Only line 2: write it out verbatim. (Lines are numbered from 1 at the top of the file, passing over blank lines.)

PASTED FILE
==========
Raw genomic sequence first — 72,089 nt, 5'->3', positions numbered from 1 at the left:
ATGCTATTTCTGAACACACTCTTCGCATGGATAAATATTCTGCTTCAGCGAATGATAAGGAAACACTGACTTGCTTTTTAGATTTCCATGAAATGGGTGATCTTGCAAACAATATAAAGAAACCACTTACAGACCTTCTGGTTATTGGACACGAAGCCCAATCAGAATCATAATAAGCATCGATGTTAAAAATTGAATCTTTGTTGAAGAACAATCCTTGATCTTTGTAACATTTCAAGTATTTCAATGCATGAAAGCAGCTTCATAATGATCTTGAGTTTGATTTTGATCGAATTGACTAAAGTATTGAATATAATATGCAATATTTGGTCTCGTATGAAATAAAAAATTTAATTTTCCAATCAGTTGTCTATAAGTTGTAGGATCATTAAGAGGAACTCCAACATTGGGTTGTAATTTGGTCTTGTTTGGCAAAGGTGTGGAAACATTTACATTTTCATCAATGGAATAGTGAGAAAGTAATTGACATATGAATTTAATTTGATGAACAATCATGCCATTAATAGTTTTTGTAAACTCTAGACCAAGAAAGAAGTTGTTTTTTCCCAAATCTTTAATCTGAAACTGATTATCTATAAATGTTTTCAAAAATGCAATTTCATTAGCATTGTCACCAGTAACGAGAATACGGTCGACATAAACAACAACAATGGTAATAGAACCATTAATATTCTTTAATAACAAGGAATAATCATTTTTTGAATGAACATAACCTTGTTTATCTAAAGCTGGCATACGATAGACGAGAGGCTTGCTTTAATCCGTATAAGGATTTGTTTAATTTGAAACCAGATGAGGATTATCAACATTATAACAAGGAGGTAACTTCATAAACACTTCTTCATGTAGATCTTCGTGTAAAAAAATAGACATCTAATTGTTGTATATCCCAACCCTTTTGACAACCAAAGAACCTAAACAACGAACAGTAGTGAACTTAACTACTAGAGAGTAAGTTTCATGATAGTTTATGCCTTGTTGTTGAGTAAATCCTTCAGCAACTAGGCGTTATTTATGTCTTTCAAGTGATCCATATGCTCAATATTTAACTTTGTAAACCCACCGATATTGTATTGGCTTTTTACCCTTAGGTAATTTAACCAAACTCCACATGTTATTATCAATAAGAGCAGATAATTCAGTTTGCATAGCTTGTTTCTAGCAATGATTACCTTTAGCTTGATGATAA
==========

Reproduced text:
ATGCTATTTCTGAACACACTCTTCGCATGGATAAATATTCTGCTTCAGCGAATGATAAGGAAACACTGACTTGCTTTTTAGATTTCCATGAAATGGGTGATCTTGCAAACAATATAAAGAAACCACTTACAGACCTTCTGGTTATTGGACACGAAGCCCAATCAGAATCATAATAAGCATCGATGTTAAAAATTGAATCTTTGTTGAAGAACAATCCTTGATCTTTGTAACATTTCAAGTATTTCAATGCATGAAAGCAGCTTCATAATGATCTTGAGTTTGATTTTGATCGAATTGACTAAAGTATTGAATATAATATGCAATATTTGGTCTCGTATGAAATAAAAAATTTAATTTTCCAATCAGTTGTCTATAAGTTGTAGGATCATTAAGAGGAACTCCAACATTGGGTTGTAATTTGGTCTTGTTTGGCAAAGGTGTGGAAACATTTACATTTTCATCAATGGAATAGTGAGAAAGTAATTGACATATGAATTTAATTTGATGAACAATCATGCCATTAATAGTTTTTGTAAACTCTAGACCAAGAAAGAAGTTGTTTTTTCCCAAATCTTTAATCTGAAACTGATTATCTATAAATGTTTTCAAAAATGCAATTTCATTAGCATTGTCACCAGTAACGAGAATACGGTCGACATAAACAACAACAATGGTAATAGAACCATTAATATTCTTTAATAACAAGGAATAATCATTTTTTGAATGAACATAACCTTGTTTATCTAAAGCTGGCATACGATAGACGAGAGGCTTGCTTTAATCCGTATAAGGATTTGTTTAATTTGAAACCAGATGAGGATTATCAACATTATAACAAGGAGGTAACTTCATAAACACTTCTTCATGTAGATCTTCGTGTAAAAAAATAGACATCTAATTGTTGTATATCCCAACCCTTTTGACAACCAAAGAACCTAAACAACGAACAGTAGTGAACTTAACTACTAGAGAGTAAGTTTCATGATAGTTTATGCCTTGTTGTTGAGTAAATCCTTCAGCAACTAGGCGTTATTTATGTCTTTCAAGTGATCCATATGCTCAATATTTAACTTTGTAAACCCACCGATATTGTATTGGCTTTTTACCCTTAGGTAATTTAACCAAACTCCACATGTTATTATCAATAAGAGCAGATAATTCAGTTTGCATAGCTTGTTTCTAGCAATGATTACCTTTAGCTTGATGATAA